Shining a light on city energy-saving project
March 14th, 2017
The public-private Infrastructure Trust was created a few years go to fund city projects using private monies so as not to burden taxpayers during these lean budget times.
Its first project was to retrofit more than 1,000 city buildings with energy savings equipment at a cost of some $200 million. When the Trust couldn’t raise that through private funding it pared down the project to 60 buildings.
In 2014, it took out a a $13.5 million loan from Bank of America (or $19 million taking into account interest over 14 years) to install $12.2 million worth of energy-efficiency upgrades. The improvements include a computerized system that will make monitoring the buildings more efficient, the city says.
All this information is on the Trust’s web site. Project Six, the nonprofit investigations group led by former city inspector general Faisal Khan, examined the loan agreements and questions the method of financing and cost of the work.
I talked to Khan’s team during its investigation and looked at its findings before it was published.
Documents show the energy-efficiency equipment installed was put up as collateral for the bank loan. That means, Project Six says, that if the Trust defaults on the loan, the bank could enter city buildings and repossess all the energy-saving equipment.
“The mayor put city property in hock without telling anyone, including City Council. Simply hoping that city property won’t get repossessed does not make this an acceptable setup. This is an irresponsible way to run any city program, especially one touted as ‘revolutionary’,” says Khan, who calls the costs wasteful.
City officials I talked to disagree, saying the financial records are public, that only 25 percent of the energy-efficiency equipment was put up as collateral and that improvements are already saving taxpayers.
“The energy savings are greater than promised and the people who use and manage these buildings are reporting noticeably improved conditions,” says Trust Executive Director Leslie Darling. “A project that modernizes Chicago’s existing assets, reduces Chicago’s carbon footprint, creates local jobs, and is paid for by re-allocating funds that used to go to pay utility bills should serve as a model for future projects.”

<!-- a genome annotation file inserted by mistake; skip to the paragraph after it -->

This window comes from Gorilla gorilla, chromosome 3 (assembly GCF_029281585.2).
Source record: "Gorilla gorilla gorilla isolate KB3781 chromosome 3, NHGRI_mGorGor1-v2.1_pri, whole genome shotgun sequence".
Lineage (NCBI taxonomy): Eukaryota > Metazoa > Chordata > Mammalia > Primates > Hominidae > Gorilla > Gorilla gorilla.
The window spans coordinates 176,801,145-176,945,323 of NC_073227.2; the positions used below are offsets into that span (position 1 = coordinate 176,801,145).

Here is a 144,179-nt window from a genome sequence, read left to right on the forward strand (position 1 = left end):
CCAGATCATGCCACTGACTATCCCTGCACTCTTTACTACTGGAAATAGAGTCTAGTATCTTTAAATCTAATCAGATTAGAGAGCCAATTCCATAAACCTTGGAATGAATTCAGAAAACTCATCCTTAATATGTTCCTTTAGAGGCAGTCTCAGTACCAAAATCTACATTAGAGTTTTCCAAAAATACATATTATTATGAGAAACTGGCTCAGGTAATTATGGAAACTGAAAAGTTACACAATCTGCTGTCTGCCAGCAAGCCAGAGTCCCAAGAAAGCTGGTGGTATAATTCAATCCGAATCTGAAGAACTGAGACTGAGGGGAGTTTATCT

David Reynolds, who heads the city’s Department of Fleet and Facility Management, acknowledges the city usually issues bonds for building modernization projects, but in this case the department wanted to utilize the guaranteed energy savings associated with these capital improvements to finance them.
The city and Project Six each stand by their interpretation of documents in regard to whether all or part of the equipment was put up for collateral. Though Project Six offers a complete list of documents that appear to show all the equipment was put up for collateral.
The city says the point is energy savings were successful. It says it saw $960,000 in savings in 2015–10 percent more than the promised $860,000 in savings (2016 figures aren’t yet available).
On its web site, Project Six says work on Harold Washington Library shows “the clearest example of waste” when it replaced 10,000 light bulbs at a cost of $650,622–that’s about $65 per light bulb (5,092 are fluorescent bulbs that retail for about $8).
The city says there’s a reason for the $65 price tag. The other bulbs are pricier metal halide bulbs that also serve as the heating source for the library–it’s what makes the building so unusual. The price tag also includes labor (or the cost of screwing them in).
This story has been updated to give more specific numbers about the light bulbs in Harold Washington Library.